If you are a prosecutor or former prosecutor every wrong looks like a federal criminal offense. See eg “The leak is a corrupt act that was patently intended to influence the outcome of the Dobbs case. That makes it a criminal obstruction of that judicial proceeding.” Andrew C. McCarthy, ‘The Supreme Court’s integrity demands its leaker be prosecuted—and the decision released now,’ NY Post (May 3, 2022, 7:23 PM), <https://nypost.com/2022/05/03/the-supreme-courts-integrity-demands-its-leaker-be-prosecuted/> (emphasis added); see also Alex Swoyer and Jeff Mordock, ‘Former Attorney General Bill Barr suggests Supreme Court leak is obstruction of justice,’ Washington Times (May 3, 2022), <https://m.washingtontimes.com/news/2022/may/3/bill-barr-former-attorney-general-suggests-supreme/> (“‘It could be obstructing the administration of justice, the due process of justice,’ [Barr] said. ‘Obstruction means you’re attempting to influence, you know, through some type of wrongdoing. And I don’t think it’s a stretch.’” (emphasis added)).
The simple fact is that, at this stage, we don’t know who or what is responsible for the leak. And we don’t know the intent (if any) behind the leak. What if the day’s garbage was inadvertently put in the general trash rather than the shredder? We don’t know if the leaker had a “corrupt” motive—a very nebulous term customarily involving an undisclosed principle, or a hidden exchange for cash or other property, secreted in a closet, which the recipient fails to report on his tax return. Nothing like this appears to be at play here.
McCarthy suggests that the wrongdoer could be prosecuted for: obstruction of justice; embezzlement; and, conspiracy to commit fraud. All three are good examples of the radical expansion of the criminal law—by the federal judiciary—in ways never intended by the legislature, in ways that threaten American free speech norms.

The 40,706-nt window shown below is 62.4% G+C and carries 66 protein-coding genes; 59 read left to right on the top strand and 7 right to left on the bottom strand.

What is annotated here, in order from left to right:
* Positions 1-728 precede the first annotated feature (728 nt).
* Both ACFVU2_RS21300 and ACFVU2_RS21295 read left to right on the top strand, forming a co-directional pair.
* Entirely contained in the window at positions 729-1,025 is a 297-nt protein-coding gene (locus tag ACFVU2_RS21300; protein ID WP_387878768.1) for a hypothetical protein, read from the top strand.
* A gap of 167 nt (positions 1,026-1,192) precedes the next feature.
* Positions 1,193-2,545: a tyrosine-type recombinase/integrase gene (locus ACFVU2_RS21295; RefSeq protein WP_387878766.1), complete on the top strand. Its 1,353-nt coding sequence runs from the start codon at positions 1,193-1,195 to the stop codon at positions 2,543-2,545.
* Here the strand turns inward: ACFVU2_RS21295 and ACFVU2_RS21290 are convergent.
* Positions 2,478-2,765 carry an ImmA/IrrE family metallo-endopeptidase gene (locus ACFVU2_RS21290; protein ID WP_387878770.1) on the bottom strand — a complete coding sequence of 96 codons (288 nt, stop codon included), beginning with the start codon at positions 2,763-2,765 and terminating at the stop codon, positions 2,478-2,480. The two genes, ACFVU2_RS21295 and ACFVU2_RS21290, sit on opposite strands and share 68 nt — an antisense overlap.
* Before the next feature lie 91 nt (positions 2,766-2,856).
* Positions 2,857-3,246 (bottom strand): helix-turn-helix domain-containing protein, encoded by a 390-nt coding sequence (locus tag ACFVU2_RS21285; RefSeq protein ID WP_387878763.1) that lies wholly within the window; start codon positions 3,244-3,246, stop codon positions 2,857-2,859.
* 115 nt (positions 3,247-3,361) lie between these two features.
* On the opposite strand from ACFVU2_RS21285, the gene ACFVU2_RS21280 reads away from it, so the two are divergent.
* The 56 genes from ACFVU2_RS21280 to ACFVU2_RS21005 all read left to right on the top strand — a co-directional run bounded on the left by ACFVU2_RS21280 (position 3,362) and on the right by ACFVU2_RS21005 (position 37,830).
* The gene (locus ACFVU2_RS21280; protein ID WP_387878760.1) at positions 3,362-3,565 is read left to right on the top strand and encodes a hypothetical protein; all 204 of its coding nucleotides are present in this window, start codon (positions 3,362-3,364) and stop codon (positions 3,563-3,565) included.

Embezzlement is customarily a property crime.
“Conspiracy” customarily requires an agreement to break the law. Is there any reason to think anyone was involved here but a single, stupid, lone actor?
As for obstruction of justice, the leak in itself is not violence or the threat of violence. The leak did not, in any obvious, direct, or clear way, encourage violence or the threat of violence. As long as future third-parties’ committing violence have an opportunity to reflect on what they are doing, it makes little sense to ascribe their wrongdoing to the leaker.
The leak may have been wrongful. The leaker may deserve to be fired for a breach of confidence and other norms, and, if a lawyer, the leaker may deserve to be disciplined by the bar in some fashion. But not every wrong is a crime. And not every wrong is a federal crime. That was true during Trump-Impeachment-#1, when any number of people alleged that Trump’s actions were “bribery” or “extortion.” As a matter of law, such charges were entirely unfounded. That was also true during Trump-Impeachment-#2, when any number of people alleged that Trump’s actions amounted to obstruction of justice or obstruction of Congress. Again, as a matter of law, given the evidence that was known at the time, such charges were unfounded. The same logic equally applies to the Dobbs opinion leaker.
If normal and decent Americans want to end the criminalization of politics and the abandonment of our free speech traditions, then we have to stop criminalizing politics and political speech. But see Seth Barrett Tillman, ‘Bob Bauer’s Free Speech Problem and Ours,’ New Reform Club (July 23, 2017, 10:36 AM), <http://tinyurl.com/y7ahouep>; Seth Barrett Tillman, ‘This Is What Is Wrong With The American Judiciary,’ New Reform Club (Mar. 16, 2017, 4:23 AM), <http://tinyurl.com/z4q9f8v>.
Here and now is a good place to start.
Seth Barrett Tillman, ‘If you are a prosecutor or former prosecutor every wrong looks like a federal criminal offense,’ New Reform Club (May 5, 2022, 3:33 AM), <https://reformclub.blogspot.com/2022/05/if-you-are-prosecutor-or-former.html>.